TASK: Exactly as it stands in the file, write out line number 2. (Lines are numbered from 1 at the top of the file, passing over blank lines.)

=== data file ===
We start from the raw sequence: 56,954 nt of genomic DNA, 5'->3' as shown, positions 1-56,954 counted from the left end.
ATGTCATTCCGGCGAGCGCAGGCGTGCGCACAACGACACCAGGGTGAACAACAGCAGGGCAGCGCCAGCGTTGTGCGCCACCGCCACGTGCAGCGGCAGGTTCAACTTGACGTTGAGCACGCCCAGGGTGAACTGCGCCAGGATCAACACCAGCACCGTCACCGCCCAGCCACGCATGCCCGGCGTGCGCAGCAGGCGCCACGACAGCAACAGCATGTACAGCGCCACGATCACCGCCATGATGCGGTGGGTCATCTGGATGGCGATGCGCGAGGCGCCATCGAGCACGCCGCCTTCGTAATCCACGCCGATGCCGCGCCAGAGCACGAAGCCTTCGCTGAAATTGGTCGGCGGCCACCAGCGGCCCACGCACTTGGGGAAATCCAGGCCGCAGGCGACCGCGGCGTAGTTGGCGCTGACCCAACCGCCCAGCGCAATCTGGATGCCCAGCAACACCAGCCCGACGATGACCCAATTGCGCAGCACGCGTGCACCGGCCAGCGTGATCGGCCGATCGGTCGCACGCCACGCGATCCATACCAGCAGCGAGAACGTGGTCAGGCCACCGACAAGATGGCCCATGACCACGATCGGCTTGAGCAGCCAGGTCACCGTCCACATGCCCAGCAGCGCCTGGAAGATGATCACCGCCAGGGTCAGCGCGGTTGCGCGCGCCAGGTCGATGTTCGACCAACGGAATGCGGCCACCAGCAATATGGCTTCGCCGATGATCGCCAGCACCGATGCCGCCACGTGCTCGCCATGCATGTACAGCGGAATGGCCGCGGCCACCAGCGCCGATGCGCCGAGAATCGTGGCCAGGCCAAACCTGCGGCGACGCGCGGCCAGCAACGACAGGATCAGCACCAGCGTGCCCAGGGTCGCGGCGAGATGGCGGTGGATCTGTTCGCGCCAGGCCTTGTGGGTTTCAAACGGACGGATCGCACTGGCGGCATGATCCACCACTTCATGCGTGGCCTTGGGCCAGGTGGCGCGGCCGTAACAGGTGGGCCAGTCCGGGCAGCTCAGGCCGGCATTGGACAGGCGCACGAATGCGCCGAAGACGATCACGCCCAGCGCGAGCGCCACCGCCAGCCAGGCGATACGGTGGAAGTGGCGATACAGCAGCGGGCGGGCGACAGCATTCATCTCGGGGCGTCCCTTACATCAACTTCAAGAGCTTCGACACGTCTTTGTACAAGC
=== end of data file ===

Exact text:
ATGTCATTCCGGCGAGCGCAGGCGTGCGCACAACGACACCAGGGTGAACAACAGCAGGGCAGCGCCAGCGTTGTGCGCCACCGCCACGTGCAGCGGCAGGTTCAACTTGACGTTGAGCACGCCCAGGGTGAACTGCGCCAGGATCAACACCAGCACCGTCACCGCCCAGCCACGCATGCCCGGCGTGCGCAGCAGGCGCCACGACAGCAACAGCATGTACAGCGCCACGATCACCGCCATGATGCGGTGGGTCATCTGGATGGCGATGCGCGAGGCGCCATCGAGCACGCCGCCTTCGTAATCCACGCCGATGCCGCGCCAGAGCACGAAGCCTTCGCTGAAATTGGTCGGCGGCCACCAGCGGCCCACGCACTTGGGGAAATCCAGGCCGCAGGCGACCGCGGCGTAGTTGGCGCTGACCCAACCGCCCAGCGCAATCTGGATGCCCAGCAACACCAGCCCGACGATGACCCAATTGCGCAGCACGCGTGCACCGGCCAGCGTGATCGGCCGATCGGTCGCACGCCACGCGATCCATACCAGCAGCGAGAACGTGGTCAGGCCACCGACAAGATGGCCCATGACCACGATCGGCTTGAGCAGCCAGGTCACCGTCCACATGCCCAGCAGCGCCTGGAAGATGATCACCGCCAGGGTCAGCGCGGTTGCGCGCGCCAGGTCGATGTTCGACCAACGGAATGCGGCCACCAGCAATATGGCTTCGCCGATGATCGCCAGCACCGATGCCGCCACGTGCTCGCCATGCATGTACAGCGGAATGGCCGCGGCCACCAGCGCCGATGCGCCGAGAATCGTGGCCAGGCCAAACCTGCGGCGACGCGCGGCCAGCAACGACAGGATCAGCACCAGCGTGCCCAGGGTCGCGGCGAGATGGCGGTGGATCTGTTCGCGCCAGGCCTTGTGGGTTTCAAACGGACGGATCGCACTGGCGGCATGATCCACCACTTCATGCGTGGCCTTGGGCCAGGTGGCGCGGCCGTAACAGGTGGGCCAGTCCGGGCAGCTCAGGCCGGCATTGGACAGGCGCACGAATGCGCCGAAGACGATCACGCCCAGCGCGAGCGCCACCGCCAGCCAGGCGATACGGTGGAAGTGGCGATACAGCAGCGGGCGGGCGACAGCATTCATCTCGGGGCGTCCCTTACATCAACTTCAAGAGCTTCGACACGTCTTTGTACAAGC